Are you planning a trip to Russia, perhaps in connection with the FIFA World Cup? Russia is a great place with lots of things to do and lots of places to explore, but what are the customs for giving tips and why should you always have your passport with you? In this blog post, I share five things you should know before going to Russia for the first time.
When going to Russia, the language barrier will undoubtedly be a challenge, as many Russians do not speak English or speak and understand very little English.
Although most Russians are learning English in school, it is not a priority for most students. In addition, Russian teaching is characterized by one-way communication and rote learning rather than interaction and practice, making it difficult to learn a language.
Logically, Russia has not had the same great influence from England or the United States as other nations, and Russians therefore do not use English to the same extent as other nations do. For example, all English films, series and cartoons in the cinema and on television are dubbed in Russian.
I would definitely recommend learning a few Russian words and understanding the Cyrillic letters before going to Russia.
Cash is a must
Cashless payment is very common in Russia, but you can easily come across a cafe or an attraction where they do not accept cards. That’s why it’s a good idea always to have some cash on you, no matter where you are.
You should also be aware that prices are often higher if you are a foreigner, especially at tourist sites, such as museums and churches.
Don’t expect too many smiles
Russians usually look very rough and mean in the public space. It is also not uncommon to experience people pushing or that someone will even speak loudly or even shout in certain situations.
Basically, it is all about cultural differences.
First of all, it is not common to smile to strangers in Russia, not to mention to say hello and to ask how you are, as they do in the United States. It is considered to be an insincere gesture.
Secondly, there are many public authority places where you have to be tough and fight for your right to get the service that you require. This requirement of having to be sharp-elbowed combined with a mistrust to the authorities results in Russians constantly having their guard up, which may seem cold and hostile.
Behind the cool facade, Russians are usually very warm and hospitable people who are very easy to get close to and become good friends with.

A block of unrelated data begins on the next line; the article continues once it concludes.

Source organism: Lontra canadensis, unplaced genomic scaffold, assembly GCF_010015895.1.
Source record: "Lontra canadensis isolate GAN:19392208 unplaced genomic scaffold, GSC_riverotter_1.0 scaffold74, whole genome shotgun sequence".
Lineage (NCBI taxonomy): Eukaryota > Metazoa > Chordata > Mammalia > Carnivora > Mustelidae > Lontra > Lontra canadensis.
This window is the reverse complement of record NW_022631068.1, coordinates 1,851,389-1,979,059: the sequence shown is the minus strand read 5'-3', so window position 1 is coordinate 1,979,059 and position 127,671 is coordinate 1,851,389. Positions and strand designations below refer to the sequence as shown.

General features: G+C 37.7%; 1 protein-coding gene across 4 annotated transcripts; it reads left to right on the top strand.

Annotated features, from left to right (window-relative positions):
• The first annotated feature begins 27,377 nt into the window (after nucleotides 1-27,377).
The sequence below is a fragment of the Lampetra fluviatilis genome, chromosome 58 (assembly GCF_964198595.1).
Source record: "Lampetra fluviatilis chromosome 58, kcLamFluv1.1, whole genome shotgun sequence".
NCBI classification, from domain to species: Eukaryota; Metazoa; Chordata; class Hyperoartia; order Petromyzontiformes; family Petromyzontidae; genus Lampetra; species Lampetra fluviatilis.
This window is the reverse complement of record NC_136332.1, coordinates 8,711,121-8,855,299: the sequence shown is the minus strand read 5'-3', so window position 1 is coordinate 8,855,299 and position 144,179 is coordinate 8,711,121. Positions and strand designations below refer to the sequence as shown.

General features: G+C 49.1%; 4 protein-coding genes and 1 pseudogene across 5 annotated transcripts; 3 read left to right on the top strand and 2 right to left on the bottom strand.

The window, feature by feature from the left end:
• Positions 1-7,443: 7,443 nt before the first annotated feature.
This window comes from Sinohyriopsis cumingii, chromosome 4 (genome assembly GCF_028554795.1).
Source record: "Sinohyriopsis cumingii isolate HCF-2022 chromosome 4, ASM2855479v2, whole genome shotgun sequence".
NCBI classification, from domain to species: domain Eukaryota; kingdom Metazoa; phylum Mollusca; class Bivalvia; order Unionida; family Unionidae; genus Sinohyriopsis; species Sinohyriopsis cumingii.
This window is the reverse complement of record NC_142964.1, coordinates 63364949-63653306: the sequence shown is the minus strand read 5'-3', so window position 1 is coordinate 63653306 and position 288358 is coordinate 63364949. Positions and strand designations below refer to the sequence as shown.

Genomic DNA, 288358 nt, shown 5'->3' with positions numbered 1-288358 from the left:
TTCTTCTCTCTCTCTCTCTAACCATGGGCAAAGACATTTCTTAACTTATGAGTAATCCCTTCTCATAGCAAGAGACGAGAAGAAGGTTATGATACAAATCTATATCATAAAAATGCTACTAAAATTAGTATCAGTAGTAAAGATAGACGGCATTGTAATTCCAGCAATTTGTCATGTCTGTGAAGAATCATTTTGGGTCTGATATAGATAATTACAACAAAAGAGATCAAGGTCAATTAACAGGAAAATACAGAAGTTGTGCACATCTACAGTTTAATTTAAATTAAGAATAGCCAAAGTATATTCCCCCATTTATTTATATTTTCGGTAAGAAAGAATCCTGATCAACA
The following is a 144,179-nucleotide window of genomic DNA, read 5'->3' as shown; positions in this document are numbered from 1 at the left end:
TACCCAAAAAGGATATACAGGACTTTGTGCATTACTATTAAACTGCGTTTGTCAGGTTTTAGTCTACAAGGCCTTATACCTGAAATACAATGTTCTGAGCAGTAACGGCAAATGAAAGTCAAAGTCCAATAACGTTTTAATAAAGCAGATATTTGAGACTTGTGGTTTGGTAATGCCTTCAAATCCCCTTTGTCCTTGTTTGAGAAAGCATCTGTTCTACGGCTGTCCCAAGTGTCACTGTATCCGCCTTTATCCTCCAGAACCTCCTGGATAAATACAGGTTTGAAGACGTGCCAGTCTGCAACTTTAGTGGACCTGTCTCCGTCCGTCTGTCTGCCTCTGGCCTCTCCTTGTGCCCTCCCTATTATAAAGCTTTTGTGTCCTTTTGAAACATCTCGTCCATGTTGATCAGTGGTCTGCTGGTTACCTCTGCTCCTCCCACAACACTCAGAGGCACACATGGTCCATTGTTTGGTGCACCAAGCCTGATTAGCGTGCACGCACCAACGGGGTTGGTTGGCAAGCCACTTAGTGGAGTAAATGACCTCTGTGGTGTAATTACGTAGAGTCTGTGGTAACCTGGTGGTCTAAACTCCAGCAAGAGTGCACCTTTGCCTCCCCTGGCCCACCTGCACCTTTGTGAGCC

Don’t forget to bring your passport
It is very common to be stopped by the police on the street and be asked to show your documents. You should therefore always have your passport or a copy of your passport on you, as well as your immigration card which you will receive when going to Russia.
Russians have two types of passports: a domestic passport and an international passport. Russians always carry their domestic passport with them and it is used for many different everyday situations. Read more about them here.
Tips are not required
It is not expected that you leave tips in Russia, whether it is at a restaurant, an excursions, for taxi drivers or hairdressers. However, it has become more and more common in the last couple of years and people will certainly not think you are strange if you give a tip for a good service.
If you have been somewhere, where there has been a waiter or other kind of person who has provided a good service, you can leave a tip. The most common and easiest way to do it is to round the bill and say you do not want money back when you pay. Let’s say, for example that your bill is 450 rubles. You then give 500 rubles and tell your waiter that you do not need money back (in Russian – “mne ne nuzhna zdacha”).
In some tourist places, especially in the metropolitan areas of Moscow and St. Petersburg, it can happen that the bill contains a service fee.
At fast food and buffet places in Russia (Stalovaya), you do not give a tip at all, as you do not have a waiter as such and the interaction between you and the employee is so short that it does not make sense to give leave a tip.
Question for some of these tips going to Russia? Comments? Ideas for other topics/guides for my next blog post?
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